"They dont want to be bit pipes," a developer remarked. "They are bit pipes; deal with it!"
But from the point of view of the hackers, Orange got the conference pretty well right. Beer available all of the time. Food available 24 hours a day for all three days, power points in every room for notebook PCs, ubiquitous Wi-Fi—and some good tutors.
Want pictures? I got em … There were also special rooms, including a quiet coding room with tech support on hand, a chill-out room with a widescreen TV and beer, and another with a couple of pinball tables and arcade games (full arcade versions) and beer.
And tents, so you could crash right where you were networking. Oh, and of course, a sleeping bag, a camp bed and a towel. You have to know where your towel is.
But it wasnt the normal programmer conference.
The normal thing, you see, is for mobile developers to attend conferences organized by the platform makers. If you want to write for Microsoft mobile, then there used to be the MDC (Mobile Developers Conference) in Europe. (I missed it this year, because Microsoft canceled it.) Or you can go to the Palm Beer Festival next month in Munich, or the Symbian developer network, or Java One.
In contrast, the people who attended the Orange conference think the network is the platform. The network is Orange, not widely known stateside (though there is a genuine Orange node on the Microsoft campus in Redmond!) but pretty big worldwide, a subsidiary of France Telecom.
People came, literally, from all around the world... 250 people who buy into the idea of tailoring the software to the network, not to the phone. There was even a developer from Australia, and another from Seattle.
For Orange, allowing the platform makers to call the tune is the way to ruin. Like every other telco, it sees a yawning crevasse ahead where there is nothing to distinguish one from the next except how huge the discount is. And like every mobile network, it dreams of offering "added value," and so far, its made a pretty fair fist of it.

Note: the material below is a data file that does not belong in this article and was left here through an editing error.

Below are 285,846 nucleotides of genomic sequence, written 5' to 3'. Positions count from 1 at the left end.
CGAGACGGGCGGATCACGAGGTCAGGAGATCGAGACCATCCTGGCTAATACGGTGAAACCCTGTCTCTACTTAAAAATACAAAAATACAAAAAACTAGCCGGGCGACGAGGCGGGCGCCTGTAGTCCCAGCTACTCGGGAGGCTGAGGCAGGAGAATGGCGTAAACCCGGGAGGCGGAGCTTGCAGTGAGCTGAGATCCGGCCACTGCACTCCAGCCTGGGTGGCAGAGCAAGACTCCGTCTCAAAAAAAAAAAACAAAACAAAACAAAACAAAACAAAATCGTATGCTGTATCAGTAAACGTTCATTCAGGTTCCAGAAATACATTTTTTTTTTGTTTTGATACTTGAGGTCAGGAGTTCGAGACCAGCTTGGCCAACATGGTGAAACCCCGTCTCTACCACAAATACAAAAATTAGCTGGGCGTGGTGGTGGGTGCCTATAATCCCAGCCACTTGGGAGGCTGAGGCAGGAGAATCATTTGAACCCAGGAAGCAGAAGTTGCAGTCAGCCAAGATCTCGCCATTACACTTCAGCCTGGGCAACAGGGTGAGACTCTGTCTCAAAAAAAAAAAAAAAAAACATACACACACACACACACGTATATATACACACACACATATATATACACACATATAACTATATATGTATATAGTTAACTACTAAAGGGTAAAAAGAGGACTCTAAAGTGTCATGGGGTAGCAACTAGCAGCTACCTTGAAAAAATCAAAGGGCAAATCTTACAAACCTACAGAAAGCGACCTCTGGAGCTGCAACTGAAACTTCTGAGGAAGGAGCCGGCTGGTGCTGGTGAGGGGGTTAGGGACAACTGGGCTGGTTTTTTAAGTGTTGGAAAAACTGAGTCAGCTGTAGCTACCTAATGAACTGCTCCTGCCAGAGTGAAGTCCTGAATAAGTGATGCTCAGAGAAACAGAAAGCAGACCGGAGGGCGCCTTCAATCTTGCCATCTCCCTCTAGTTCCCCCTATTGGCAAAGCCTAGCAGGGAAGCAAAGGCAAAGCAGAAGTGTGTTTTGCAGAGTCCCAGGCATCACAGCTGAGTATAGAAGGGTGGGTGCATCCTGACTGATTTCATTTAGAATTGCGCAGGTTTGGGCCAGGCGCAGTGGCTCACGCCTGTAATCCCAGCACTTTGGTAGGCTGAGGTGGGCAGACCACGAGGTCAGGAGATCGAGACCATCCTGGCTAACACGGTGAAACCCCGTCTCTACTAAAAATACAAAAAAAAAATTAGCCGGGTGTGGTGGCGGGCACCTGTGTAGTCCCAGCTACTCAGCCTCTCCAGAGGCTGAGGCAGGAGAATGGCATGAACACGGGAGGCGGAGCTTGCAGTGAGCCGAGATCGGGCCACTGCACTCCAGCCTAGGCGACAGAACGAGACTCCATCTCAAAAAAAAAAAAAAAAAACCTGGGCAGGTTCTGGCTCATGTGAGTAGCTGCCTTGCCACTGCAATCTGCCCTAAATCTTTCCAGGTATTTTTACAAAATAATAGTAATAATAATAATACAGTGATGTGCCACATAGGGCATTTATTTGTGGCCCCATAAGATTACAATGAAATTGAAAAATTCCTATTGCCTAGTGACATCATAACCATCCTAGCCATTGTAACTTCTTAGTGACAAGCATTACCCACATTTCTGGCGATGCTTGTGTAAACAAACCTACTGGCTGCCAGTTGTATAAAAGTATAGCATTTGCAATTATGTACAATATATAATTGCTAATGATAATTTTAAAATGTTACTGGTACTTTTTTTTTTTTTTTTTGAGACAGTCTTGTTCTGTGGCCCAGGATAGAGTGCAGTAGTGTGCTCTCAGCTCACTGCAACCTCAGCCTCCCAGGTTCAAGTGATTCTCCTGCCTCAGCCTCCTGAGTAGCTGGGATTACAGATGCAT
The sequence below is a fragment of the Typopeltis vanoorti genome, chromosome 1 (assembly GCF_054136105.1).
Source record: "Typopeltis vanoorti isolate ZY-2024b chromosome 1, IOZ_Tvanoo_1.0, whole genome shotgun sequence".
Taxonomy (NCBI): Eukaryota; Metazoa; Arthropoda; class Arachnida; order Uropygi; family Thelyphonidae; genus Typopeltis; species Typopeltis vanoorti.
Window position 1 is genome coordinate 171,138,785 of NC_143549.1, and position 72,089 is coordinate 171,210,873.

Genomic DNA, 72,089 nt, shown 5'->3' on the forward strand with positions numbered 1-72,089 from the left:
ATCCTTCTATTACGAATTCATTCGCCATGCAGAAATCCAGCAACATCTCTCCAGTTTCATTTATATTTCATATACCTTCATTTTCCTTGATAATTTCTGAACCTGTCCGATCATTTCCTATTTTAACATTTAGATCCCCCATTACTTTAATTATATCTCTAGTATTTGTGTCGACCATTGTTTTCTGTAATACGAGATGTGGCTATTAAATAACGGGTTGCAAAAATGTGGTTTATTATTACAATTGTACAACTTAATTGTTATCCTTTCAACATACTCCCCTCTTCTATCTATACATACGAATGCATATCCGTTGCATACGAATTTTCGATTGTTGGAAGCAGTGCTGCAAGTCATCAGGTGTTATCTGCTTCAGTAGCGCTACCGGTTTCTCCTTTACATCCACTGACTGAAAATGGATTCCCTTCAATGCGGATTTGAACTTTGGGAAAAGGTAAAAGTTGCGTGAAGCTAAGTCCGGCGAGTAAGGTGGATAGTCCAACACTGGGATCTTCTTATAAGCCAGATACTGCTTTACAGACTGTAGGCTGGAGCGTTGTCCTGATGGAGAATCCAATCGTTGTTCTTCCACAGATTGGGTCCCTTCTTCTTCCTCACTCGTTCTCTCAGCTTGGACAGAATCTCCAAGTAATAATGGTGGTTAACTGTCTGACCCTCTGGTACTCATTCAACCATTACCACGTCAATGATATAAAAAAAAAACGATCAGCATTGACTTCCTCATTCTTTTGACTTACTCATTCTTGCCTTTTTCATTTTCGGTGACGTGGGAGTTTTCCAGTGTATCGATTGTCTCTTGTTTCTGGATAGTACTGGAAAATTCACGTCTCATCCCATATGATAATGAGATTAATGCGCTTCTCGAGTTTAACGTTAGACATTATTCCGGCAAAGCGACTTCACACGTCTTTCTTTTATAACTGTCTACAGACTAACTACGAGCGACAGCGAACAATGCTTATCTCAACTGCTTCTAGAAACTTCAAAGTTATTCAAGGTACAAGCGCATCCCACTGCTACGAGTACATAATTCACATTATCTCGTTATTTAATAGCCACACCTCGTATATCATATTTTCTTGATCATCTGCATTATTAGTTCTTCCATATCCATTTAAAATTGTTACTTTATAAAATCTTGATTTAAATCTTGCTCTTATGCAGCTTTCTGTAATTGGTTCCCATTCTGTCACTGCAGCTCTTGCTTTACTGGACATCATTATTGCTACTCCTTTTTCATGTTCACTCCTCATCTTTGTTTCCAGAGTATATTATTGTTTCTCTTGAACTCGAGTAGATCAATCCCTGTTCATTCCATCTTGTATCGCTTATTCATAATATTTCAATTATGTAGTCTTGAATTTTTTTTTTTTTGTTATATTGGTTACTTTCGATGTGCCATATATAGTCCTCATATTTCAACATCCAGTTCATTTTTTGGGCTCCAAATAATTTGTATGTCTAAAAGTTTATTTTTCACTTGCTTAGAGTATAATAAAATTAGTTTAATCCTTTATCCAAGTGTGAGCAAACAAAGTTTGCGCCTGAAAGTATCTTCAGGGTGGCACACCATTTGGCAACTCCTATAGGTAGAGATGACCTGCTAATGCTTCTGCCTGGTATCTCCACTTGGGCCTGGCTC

What Orange offers are "signature phones." They include things like the Palm (well, the Handspring, really) Treo 600—which Orange had the European exclusive on for the best part of a year—or the SPV, the pioneering version of the Microsoft smart-phone platform. Or the Alcatel One Touch, the Motorola e365 and so on.
The idea is that the user experience should be as similar as possible across all of the phones Orange customers get.
Strangely, the platform makers love it. PalmSource CEO David Nagel showed up in person, riding a Segway that was later given to the best entrant in his programming contest. And there was pretty good support from Symbian, Nokia (well, who can tell the difference these days?) and ... where was Microsoft?
In a three-day event with eight threads to the seminars, there were at least half a dozen presentations from everybody in the smart-phone business. There was even one on Linux. We got a sneak look at the new PalmOS and down-and-dirty insights into what can go wrong with 3G data.
And amongst all this, one solitary Microsoft guy shows up and does one solitary session on "introducing Windows Mobile." Nokia was a Platinum sponsor, while Palm, Intel and Symbian were gold sponsors. Microsoft was a silver sponsor. Well, Redmond wouldnt want to be too closely associated with a mere bit carrier, now, would it?
Read Guy Kewneys other recent columns about trends in mobile and wireless technology.